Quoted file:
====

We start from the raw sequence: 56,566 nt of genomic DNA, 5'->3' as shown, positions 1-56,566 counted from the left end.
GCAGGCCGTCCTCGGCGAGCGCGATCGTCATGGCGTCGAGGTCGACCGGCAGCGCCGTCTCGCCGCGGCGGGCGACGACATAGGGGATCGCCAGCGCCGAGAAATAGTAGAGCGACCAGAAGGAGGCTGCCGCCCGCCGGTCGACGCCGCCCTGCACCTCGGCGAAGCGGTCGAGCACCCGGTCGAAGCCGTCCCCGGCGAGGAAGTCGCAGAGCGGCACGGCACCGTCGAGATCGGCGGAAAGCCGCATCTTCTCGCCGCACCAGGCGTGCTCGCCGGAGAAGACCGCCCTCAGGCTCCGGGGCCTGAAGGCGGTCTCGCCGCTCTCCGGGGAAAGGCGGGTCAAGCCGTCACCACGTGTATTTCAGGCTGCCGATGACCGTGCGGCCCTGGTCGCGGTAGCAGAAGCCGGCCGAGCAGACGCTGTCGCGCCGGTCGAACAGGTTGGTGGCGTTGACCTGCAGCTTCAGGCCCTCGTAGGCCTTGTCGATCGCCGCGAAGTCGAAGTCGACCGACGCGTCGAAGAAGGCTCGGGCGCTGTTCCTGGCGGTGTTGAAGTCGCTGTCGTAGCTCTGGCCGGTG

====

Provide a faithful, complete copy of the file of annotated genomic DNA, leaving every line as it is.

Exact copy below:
We start from the raw sequence: 56,566 nt of genomic DNA, 5'->3' as shown, positions 1-56,566 counted from the left end.
GCAGGCCGTCCTCGGCGAGCGCGATCGTCATGGCGTCGAGGTCGACCGGCAGCGCCGTCTCGCCGCGGCGGGCGACGACATAGGGGATCGCCAGCGCCGAGAAATAGTAGAGCGACCAGAAGGAGGCTGCCGCCCGCCGGTCGACGCCGCCCTGCACCTCGGCGAAGCGGTCGAGCACCCGGTCGAAGCCGTCCCCGGCGAGGAAGTCGCAGAGCGGCACGGCACCGTCGAGATCGGCGGAAAGCCGCATCTTCTCGCCGCACCAGGCGTGCTCGCCGGAGAAGACCGCCCTCAGGCTCCGGGGCCTGAAGGCGGTCTCGCCGCTCTCCGGGGAAAGGCGGGTCAAGCCGTCACCACGTGTATTTCAGGCTGCCGATGACCGTGCGGCCCTGGTCGCGGTAGCAGAAGCCGGCCGAGCAGACGCTGTCGCGCCGGTCGAACAGGTTGGTGGCGTTGACCTGCAGCTTCAGGCCCTCGTAGGCCTTGTCGATCGCCGCGAAGTCGAAGTCGACCGACGCGTCGAAGAAGGCTCGGGCGCTGTTCCTGGCGGTGTTGAAGTCGCTGTCGTAGCTCTGGCCGGTG